As for the router, sometimes settings can become corrupted. If everything looks correct but the router refuses to connect to the modem, you could try backing up the settings and doing a factory reset. Yes, that might be time-consuming if there are a lot of custom settings, but a replacement could be very expensive depending on how powerful the unit is.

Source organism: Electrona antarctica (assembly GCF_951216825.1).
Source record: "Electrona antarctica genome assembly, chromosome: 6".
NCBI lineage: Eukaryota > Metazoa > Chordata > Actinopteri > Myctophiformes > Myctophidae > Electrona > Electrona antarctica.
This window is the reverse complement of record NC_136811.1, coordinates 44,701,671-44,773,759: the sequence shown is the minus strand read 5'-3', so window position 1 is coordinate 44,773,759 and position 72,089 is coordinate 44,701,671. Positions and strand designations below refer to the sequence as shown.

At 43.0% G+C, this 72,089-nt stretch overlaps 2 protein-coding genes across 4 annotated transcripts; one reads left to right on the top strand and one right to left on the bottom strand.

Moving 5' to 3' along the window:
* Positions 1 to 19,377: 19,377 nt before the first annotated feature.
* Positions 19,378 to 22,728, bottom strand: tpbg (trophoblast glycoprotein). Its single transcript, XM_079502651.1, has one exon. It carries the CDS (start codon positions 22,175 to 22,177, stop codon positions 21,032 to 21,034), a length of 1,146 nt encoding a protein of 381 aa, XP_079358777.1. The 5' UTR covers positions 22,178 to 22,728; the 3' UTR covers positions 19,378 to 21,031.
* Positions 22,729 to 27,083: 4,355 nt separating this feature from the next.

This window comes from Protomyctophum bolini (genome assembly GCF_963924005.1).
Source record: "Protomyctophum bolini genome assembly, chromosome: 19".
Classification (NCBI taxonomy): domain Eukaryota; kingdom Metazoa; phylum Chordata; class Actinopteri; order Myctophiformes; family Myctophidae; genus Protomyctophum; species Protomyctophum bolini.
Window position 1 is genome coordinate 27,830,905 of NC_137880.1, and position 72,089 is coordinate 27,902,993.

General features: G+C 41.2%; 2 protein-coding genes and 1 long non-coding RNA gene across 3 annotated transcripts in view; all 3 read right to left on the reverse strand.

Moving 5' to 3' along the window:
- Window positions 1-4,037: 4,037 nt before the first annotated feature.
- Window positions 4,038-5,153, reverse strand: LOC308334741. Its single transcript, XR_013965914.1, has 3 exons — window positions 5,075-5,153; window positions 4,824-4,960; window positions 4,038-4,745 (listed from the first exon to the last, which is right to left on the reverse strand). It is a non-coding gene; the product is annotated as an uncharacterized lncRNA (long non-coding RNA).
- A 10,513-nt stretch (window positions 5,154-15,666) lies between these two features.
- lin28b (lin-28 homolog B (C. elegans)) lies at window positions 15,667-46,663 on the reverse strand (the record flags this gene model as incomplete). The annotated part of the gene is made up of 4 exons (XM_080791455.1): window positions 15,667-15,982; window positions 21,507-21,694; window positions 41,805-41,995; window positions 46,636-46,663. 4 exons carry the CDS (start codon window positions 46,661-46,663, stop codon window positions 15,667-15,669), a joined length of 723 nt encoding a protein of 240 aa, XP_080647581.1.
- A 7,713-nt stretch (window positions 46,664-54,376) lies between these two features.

Moving onto switches. A problem with a switch will present itself as more than just an internet issue. Connectivity to everything on the network will be affected such as software, printers, and mapped drives. If multiple people have network connectivity issues at the same time, the switch is almost always to blame. If only one person or a small group of people have a problem, make sure there isn’t a 5-port switch hidden under a desk somewhere. If there is, maybe it died or simply needs to be power cycled. If you can’t get it working, try bypassing the switch to make sure the connection from the wall jack is working. Also, don’t forget to try a different cable if you’re still having trouble. If the wall jack isn’t working, the wires inside might be loose, the wires inside the patch panel could be loose, the cable that plugs into the switch in the equipment room could be bad, or one of the ports on the switch could have died.